Many of Leyster's paintings include similar underlying messages, though her works encompass an unusually broad range of subjects—portraits, genre scenes, flower illustrations—unlike the specialization of other Dutch women artists of the time (such as Clara Peeters , one of the vanguard of still-life painters, and Maria van Oosterwyck who painted elaborate floral displays).

Training in an artist's studio necessitated the copying of and collaboration in the works of the master. Through this process, Leyster developed a style which, though similar enough to have been confused with Hals', perhaps made even more extreme use, notes Schama, of "the Caravaggist style of large and looming figures brought close to the picture edge in dramatic lighting and heroic posture" to represent everyday situations.

The Proposition, painted in 1631, demonstrates Leyster's mastery of the use of light. It relies upon a single flame to illuminate this scene of a sewing woman approached from the side by a man, hand outheld, offering coins. In this significantly unusual treatment of an oft-used

theme of the time, Leyster painted a woman who meets the suggestion of such trade with embarrassment or shame, a far cry from the lusty maidens of her contemporaries' works depicted as willing purveyors of sexual exchange. This prototypical representation, argue feminist art historians, testifies to the sympathetic approach of the woman artist to her subject and was a direct influence on the more famous Vermeer and Metsu in their "interrupted moment" paintings.

Germaine Greer">

The most remarkable case of a disappearing oeuvre (until the next one comes along) is probably that of Judith Leyster.

Germaine Greer

In 1633, Leyster became the first woman to join the Haarlem Guild of St. Luke, allowing her to establish her own workshop and to take on students, which she did the following year. One of these, a Willem Woutersz, quickly became the subject of a dispute between Leyster and her former tutor, when, after only a few days in Leyster's shop, Woutersz decided to continue his studies with Hals. As a new member of the Guild with a keen sense of its rules (and apparently few qualms about challenging Hals), Leyster requested from Woutersz' mother a quarter of his tuition fees. When refused payment, she took this infraction to the dean of the Guild for judgment. His ruling forced a smaller payment from the mother, a fine for Hals, and the stipulation that Woutersz could no longer study in his shop. The fate of the young artist is not known.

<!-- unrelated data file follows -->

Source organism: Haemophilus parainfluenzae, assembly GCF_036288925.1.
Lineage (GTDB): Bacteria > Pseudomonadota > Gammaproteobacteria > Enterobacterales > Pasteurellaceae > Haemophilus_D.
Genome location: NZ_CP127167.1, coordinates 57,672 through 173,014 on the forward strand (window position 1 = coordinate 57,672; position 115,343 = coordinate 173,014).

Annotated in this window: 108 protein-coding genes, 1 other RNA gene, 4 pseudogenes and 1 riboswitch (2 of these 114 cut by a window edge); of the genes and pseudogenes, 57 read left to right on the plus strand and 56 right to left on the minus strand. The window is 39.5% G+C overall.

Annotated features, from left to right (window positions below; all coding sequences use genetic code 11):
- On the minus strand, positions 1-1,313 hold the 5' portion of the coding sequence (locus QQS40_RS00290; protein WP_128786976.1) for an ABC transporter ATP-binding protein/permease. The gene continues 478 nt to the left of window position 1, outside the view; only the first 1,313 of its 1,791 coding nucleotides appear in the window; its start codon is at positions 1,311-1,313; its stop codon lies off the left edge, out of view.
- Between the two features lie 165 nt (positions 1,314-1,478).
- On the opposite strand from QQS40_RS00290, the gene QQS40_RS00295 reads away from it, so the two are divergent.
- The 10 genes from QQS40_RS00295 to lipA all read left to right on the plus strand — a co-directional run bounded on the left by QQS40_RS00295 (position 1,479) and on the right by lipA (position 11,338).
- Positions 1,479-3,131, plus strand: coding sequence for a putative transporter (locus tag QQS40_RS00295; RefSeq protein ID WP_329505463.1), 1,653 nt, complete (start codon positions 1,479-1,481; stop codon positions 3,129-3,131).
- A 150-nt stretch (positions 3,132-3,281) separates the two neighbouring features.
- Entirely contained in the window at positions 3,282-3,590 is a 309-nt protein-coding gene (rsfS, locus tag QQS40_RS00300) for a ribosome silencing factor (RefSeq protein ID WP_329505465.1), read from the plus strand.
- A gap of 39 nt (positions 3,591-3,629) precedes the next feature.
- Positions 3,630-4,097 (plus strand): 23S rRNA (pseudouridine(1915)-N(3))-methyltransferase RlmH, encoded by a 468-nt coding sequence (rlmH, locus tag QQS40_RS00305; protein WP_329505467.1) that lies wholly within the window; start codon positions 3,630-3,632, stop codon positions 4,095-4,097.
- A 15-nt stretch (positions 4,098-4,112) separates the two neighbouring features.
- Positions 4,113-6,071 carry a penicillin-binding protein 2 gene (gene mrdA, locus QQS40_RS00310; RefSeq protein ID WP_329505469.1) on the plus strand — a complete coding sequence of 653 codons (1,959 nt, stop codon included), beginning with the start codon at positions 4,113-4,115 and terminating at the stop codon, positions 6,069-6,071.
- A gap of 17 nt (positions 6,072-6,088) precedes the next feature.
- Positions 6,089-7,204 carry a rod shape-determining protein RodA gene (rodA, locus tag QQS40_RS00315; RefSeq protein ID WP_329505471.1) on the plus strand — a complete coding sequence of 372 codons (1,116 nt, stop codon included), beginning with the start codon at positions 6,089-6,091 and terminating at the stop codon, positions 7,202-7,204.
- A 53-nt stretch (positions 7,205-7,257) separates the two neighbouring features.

This assertiveness in pleading her case was put to good use following her marriage to Jan Miense Molenaer in 1636. A painter mainly of low-life genre scenes with a penchant for fieldwork in taverns, Molenaer's life can be documented as a series of suits and countersuits within the highly established Dutch small court system. Even their marriage became a judicial subject when Molenaer reneged on his promise to pay family debts from Leyster's dowry. Soon after, the couple moved to Amsterdam, probably to evade the wrath of their creditors. And while Molenaer continued throughout their marriage to paint things such as his pastiches of the Five Senses, often using the pictures in lieu of money and even as part payment on a house, his wife's output drastically declined. In 1637, Leyster gave birth to her first child, who died only a few years later. Of their five children, only one, Helena, survived to marry and bear children of her own.

The difficulties of childbirth, the constant battles with her children's illnesses, and the unrelenting legal disputes created by her husband evidently occupied most of the artist's time, yet in 1643 Leyster undertook a series of botanical illustrations for a catalogue produced by a tulip bulb merchant. In the previous decade, the incredible clamor for ownership of rare and exotic bulbs had given its name to a phenomena—"tulipomania." Bulb prices had soared as the rich burghers of Holland invested their life savings, their houses, or their belongings in these flowers. Then, inevitably, the market had crashed, leaving thousands of investors in financial ruin. Despite this, demand remained reasonably high, and the catalogues enabled purchasers to envisage the future glory of the bulb in addition to providing flower painters with selections for their representations of seasonally unlikely bouquets. For Leyster, this meant small-scale work which could more easily be combined with the role of mother and housewife, while also providing a source of family income. As the only extant examples of work of this type painted by her, the illustrations' delicate lines—in contrast to the bold, fast brushwork of many of her genre paintings—provide further proof of her skills.